Photo: Alvimaan

Everyone knows that exercising is important to keep our bodies healthy, but what about our brains? Just like the body, the brain needs to be exercised in order to stay optimally healthy. Here are a few easy tips to exercise your brain so it stays sharp for years to come. 

Physical Activity

Doesn’t it seem like everything health related comes back to physical activity? That’s because it does! Being physically active helps boost brainpower and keeps you more alert. So instead of watching a 30-minute TV program, try going for a walk or a job.

Sleep

Getting enough sleep is key to keeping your brain alert and healthy. When a person doesn’t get enough sleep the brain becomes sluggish and struggles to keep up with daily tasks. Furthermore, it has been reported that a long-term lack of sleep can lead to a decline in mental ability, as a person gets older. So get that beauty rest! 

Eat Fish

Omega-3 Fatty Acids are important for promoting brain health and fish are full of them! Try incorporating fish into your diet once a week to boost the amount of omega-3’s you get and help to keep your brain healthy.

Do Some Puzzles

Doing fun puzzles like Sudoku and crosswords can help exercise and train your brain. This helps you to have a healthy functioning brain throughout life and helps prevent cognitive decline.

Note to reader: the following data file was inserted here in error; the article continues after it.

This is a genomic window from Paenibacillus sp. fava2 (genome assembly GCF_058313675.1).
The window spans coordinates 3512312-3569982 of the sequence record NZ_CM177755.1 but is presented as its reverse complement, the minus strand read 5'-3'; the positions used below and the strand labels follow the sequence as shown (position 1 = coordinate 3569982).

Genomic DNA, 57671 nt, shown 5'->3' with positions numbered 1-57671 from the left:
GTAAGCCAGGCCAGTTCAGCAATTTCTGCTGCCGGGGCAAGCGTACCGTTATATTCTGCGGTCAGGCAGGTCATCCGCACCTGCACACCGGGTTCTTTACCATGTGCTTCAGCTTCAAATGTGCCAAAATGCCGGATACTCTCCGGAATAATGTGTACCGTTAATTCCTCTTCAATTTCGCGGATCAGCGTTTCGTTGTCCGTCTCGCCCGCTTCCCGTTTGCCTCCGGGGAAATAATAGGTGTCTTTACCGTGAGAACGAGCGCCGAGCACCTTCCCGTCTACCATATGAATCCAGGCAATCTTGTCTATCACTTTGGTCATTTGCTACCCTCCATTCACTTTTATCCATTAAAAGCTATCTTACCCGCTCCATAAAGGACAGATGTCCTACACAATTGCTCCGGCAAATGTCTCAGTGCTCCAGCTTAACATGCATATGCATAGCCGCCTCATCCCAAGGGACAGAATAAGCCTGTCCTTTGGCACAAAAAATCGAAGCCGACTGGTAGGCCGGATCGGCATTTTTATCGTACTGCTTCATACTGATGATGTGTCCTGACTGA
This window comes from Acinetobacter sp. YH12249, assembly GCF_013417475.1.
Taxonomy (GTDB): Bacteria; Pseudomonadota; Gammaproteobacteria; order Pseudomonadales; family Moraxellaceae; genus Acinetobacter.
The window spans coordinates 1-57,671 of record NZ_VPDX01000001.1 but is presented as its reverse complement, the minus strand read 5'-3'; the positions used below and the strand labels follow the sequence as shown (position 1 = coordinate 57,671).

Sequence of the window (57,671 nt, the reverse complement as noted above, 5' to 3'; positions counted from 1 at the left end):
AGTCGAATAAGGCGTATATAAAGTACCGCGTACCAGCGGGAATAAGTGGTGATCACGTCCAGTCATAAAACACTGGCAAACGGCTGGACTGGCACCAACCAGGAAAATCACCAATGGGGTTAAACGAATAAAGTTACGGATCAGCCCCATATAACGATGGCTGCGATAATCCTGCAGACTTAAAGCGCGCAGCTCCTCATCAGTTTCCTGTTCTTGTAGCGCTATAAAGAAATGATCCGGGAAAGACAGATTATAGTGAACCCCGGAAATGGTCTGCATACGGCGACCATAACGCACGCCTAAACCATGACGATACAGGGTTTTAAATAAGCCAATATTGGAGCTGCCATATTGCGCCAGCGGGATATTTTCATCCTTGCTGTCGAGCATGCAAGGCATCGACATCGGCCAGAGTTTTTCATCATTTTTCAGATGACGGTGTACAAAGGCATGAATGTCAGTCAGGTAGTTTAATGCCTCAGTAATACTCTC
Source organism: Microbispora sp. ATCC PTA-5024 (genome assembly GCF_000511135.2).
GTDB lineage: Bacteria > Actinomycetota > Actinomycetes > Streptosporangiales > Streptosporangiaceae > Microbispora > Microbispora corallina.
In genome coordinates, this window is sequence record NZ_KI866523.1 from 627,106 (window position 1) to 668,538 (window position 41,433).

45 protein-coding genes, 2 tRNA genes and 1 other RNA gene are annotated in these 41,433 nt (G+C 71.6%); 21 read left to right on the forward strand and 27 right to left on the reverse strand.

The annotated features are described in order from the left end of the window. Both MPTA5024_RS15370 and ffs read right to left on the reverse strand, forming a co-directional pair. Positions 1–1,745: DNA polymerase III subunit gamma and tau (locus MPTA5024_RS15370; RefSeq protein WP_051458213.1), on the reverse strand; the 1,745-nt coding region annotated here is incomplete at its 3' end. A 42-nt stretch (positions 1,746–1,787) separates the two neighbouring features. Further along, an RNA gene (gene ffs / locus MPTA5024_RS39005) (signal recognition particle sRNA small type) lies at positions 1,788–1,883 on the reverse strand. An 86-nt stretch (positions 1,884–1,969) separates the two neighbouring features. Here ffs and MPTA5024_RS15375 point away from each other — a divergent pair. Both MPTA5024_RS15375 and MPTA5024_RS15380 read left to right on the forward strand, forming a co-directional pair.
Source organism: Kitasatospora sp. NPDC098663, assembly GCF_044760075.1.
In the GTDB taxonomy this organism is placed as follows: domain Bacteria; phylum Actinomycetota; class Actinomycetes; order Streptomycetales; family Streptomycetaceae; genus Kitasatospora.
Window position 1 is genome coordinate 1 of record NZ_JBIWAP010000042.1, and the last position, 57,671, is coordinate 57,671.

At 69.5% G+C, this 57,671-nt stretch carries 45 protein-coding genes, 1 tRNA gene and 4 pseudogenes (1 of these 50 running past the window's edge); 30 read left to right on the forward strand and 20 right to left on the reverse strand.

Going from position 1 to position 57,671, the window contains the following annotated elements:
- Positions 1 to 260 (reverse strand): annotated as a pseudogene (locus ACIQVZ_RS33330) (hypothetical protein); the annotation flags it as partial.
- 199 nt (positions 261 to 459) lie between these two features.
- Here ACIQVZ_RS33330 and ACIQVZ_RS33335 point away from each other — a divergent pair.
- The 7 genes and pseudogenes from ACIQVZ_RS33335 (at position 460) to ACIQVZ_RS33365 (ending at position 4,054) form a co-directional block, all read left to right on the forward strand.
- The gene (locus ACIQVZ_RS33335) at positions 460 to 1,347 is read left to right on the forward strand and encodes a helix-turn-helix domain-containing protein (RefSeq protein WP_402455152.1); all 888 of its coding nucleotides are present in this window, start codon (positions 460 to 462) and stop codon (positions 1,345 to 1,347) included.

To learn more tips for keeping your brain healthy and alert, read at Live Science

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TV Workout

Wednesday, January 15, 2014

Wednesday, January 15, 2014

                                                                 Photo: Ambro

You’ve been studying for a huge exam, and you finally take it.It’s over!You’re done and finally free to relax.But wait.You haven’t been to the gym in over 4 days and you feel guilty about just going home and sitting and watching a movie on TV.RELAX.You deserve it.The good news is, that you can get in your workout while relaxing and watching a tv show! 

Every time a commercial comes on try these few exercises provided to you by fitness magazine!

  • Couch Pushups target your chest, arms and abs
  • Remote Reaches that target your abs and obliques
  • Ice Skaters that target your abs, gluts, hamstrings and quads
  • Pillow Crunches that target your abs and inner thighs
  • Lunge Touchdowns that target your gluts, hamstrings and quads.